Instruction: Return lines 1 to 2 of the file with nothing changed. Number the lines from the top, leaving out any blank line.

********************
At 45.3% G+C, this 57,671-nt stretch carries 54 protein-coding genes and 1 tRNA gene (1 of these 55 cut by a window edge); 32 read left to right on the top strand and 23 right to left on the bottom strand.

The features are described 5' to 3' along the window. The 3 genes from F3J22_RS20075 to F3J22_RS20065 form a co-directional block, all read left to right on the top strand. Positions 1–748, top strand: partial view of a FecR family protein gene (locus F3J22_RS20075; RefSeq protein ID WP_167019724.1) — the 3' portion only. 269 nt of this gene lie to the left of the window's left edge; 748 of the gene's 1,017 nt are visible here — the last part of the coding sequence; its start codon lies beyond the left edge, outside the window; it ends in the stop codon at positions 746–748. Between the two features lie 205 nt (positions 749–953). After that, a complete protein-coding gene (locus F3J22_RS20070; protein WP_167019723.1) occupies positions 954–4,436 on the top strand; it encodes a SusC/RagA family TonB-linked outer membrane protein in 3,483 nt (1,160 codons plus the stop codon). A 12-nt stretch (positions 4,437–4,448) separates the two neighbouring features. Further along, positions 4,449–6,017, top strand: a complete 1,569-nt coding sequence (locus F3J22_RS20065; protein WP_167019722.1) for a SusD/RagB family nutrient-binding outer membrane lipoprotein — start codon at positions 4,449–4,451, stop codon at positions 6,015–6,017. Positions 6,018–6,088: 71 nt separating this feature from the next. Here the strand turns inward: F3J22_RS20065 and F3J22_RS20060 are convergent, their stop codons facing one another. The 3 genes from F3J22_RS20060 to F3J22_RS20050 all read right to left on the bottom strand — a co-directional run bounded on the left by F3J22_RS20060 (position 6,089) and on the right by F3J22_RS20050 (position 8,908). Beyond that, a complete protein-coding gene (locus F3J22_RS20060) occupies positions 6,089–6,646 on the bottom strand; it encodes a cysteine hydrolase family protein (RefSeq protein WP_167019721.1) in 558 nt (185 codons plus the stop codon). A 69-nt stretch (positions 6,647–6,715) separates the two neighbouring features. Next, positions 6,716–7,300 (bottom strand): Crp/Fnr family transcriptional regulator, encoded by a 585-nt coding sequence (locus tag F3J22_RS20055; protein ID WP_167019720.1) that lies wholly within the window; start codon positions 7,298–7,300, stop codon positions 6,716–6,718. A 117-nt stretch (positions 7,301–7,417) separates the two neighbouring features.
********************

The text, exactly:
At 45.3% G+C, this 57,671-nt stretch carries 54 protein-coding genes and 1 tRNA gene (1 of these 55 cut by a window edge); 32 read left to right on the top strand and 23 right to left on the bottom strand.

The features are described 5' to 3' along the window. The 3 genes from F3J22_RS20075 to F3J22_RS20065 form a co-directional block, all read left to right on the top strand. Positions 1–748, top strand: partial view of a FecR family protein gene (locus F3J22_RS20075; RefSeq protein ID WP_167019724.1) — the 3' portion only. 269 nt of this gene lie to the left of the window's left edge; 748 of the gene's 1,017 nt are visible here — the last part of the coding sequence; its start codon lies beyond the left edge, outside the window; it ends in the stop codon at positions 746–748. Between the two features lie 205 nt (positions 749–953). After that, a complete protein-coding gene (locus F3J22_RS20070; protein WP_167019723.1) occupies positions 954–4,436 on the top strand; it encodes a SusC/RagA family TonB-linked outer membrane protein in 3,483 nt (1,160 codons plus the stop codon). A 12-nt stretch (positions 4,437–4,448) separates the two neighbouring features. Further along, positions 4,449–6,017, top strand: a complete 1,569-nt coding sequence (locus F3J22_RS20065; protein WP_167019722.1) for a SusD/RagB family nutrient-binding outer membrane lipoprotein — start codon at positions 4,449–4,451, stop codon at positions 6,015–6,017. Positions 6,018–6,088: 71 nt separating this feature from the next. Here the strand turns inward: F3J22_RS20065 and F3J22_RS20060 are convergent, their stop codons facing one another. The 3 genes from F3J22_RS20060 to F3J22_RS20050 all read right to left on the bottom strand — a co-directional run bounded on the left by F3J22_RS20060 (position 6,089) and on the right by F3J22_RS20050 (position 8,908). Beyond that, a complete protein-coding gene (locus F3J22_RS20060) occupies positions 6,089–6,646 on the bottom strand; it encodes a cysteine hydrolase family protein (RefSeq protein WP_167019721.1) in 558 nt (185 codons plus the stop codon). A 69-nt stretch (positions 6,647–6,715) separates the two neighbouring features. Next, positions 6,716–7,300 (bottom strand): Crp/Fnr family transcriptional regulator, encoded by a 585-nt coding sequence (locus tag F3J22_RS20055; protein ID WP_167019720.1) that lies wholly within the window; start codon positions 7,298–7,300, stop codon positions 6,716–6,718. A 117-nt stretch (positions 7,301–7,417) separates the two neighbouring features.